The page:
I want to be gone. I want to be utterly gone. I was once gone, but now I am here, but now I am tired of being here and want to be gone. I have been here for so long and have been not gone for so long and I want to be gone like no one has been gone ever before.
I used to be a sky-watcher when I was gone. I used to be a sky-watcher and know all the shapes in the sky. I used to know everything about the night sky, and the night sky knew everything about me when I was gone. Now I am here and there is no night sky. There is no darkness here. Here has no darkness but dark times. I had no dark times when I was gone, just the night sky and the stars and the moon and the goneness.
Here I sit in a room with many others. We sit in this room and we plot numbers on graphs and we sit together but we are not together. We are alone together in this room all day, it’s all day always. There is no darkness. We sit in the room plotting numbers and not speaking and I think about the goneness and nights. I miss the nights.
They tell us our work is important. They tell us we are the most important people. They tell us that we keep everything going, that without us there is nothing, but there is already nothing. There is nothing and no nights and only days and the days are so tiring and I miss the dark of the night and the hope of the stars and I miss it. I miss being gone. I hate being here.
The boss tells me I’m not doing well. I’m not doing well. I haven’t been doing well for a while now. I spend my lunch breaks outside. No one else spends any time outside. The smokestacks make it difficult to breathe, difficult to spend any time outside. I sit outside and think about the night sky, I think about the stars, I think about what it was like to be gone. I’m not doing well. There’s still too much gone in me. There is too much gone in me and too much here in everyone else. The boss tells me I’m not doing well and I tell him I’m not doing well, no one is doing well.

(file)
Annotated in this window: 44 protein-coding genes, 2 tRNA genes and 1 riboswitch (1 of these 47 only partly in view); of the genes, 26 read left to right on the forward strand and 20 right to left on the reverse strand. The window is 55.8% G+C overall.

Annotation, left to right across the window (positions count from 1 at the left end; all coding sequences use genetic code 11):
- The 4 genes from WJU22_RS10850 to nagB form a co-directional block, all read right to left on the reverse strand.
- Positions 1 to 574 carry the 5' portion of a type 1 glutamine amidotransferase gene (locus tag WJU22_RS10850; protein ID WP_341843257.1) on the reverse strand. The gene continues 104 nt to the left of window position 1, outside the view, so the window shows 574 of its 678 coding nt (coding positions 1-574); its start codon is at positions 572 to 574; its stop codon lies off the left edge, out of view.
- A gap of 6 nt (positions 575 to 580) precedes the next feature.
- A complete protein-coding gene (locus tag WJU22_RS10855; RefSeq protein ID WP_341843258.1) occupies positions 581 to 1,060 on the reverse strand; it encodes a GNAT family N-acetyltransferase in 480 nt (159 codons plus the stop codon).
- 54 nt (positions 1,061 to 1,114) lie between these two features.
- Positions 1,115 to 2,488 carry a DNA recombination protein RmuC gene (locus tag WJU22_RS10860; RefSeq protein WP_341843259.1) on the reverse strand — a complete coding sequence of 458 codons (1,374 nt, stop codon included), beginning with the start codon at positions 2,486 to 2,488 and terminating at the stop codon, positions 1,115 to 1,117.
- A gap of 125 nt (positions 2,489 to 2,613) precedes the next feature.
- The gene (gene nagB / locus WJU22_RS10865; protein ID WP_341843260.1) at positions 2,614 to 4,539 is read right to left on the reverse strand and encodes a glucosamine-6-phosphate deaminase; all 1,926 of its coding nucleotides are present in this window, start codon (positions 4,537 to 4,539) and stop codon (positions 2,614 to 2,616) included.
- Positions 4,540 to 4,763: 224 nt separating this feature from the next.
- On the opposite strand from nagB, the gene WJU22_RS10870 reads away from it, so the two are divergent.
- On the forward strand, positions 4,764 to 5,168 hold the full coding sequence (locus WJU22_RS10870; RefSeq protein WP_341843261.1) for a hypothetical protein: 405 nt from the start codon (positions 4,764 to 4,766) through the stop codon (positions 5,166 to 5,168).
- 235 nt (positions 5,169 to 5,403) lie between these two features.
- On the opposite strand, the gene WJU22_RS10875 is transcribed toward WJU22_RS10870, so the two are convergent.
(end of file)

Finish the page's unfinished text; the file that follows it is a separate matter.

I sit on the line fourteen hours a day. No one here sleeps because there is no dark. We get breaks to eat. We are encouraged to converse within the guidelines. I can never remember the guidelines. I don’t talk. No one wants to talk about gone. I can’t talk about here. I can’t talk about here because I have nothing to say. I have nothing to say and it makes me tired. Fourteen hours on the line and I’m always tired. I’m so tired.
The velvet clouds are calling to me. They call to me, unlike the smoke from the smokestacks. The clouds are calling to me and for once I can’t not listen. I am listening.
I don’t remember how I leave but I do. I leave and I’m not here but I’m not gone yet. My nails are torn out. I must have dug. I am not here. I keep going. I am not here. I can smell the darkness. I can smell the darkness and I can feel the darkness in my bones, my tendons and I can feel it so I keep going.
A soft patch. I lie on my back and look up. There is the night sky. There are all the stars and the constellations and the cool quiet. I am looking up at the night sky. I look at the constellations I will name with my last breaths and I am gone.
My name is Kathryn Grace Harper, and I am a writer, shop steward, and purveyor of books in Brooklyn, New York. I enjoy reading fiction of all kinds, and usurping the love of my roommates’ pets, and showering attention upon any cat I come across. My favorite flowers are sunflowers.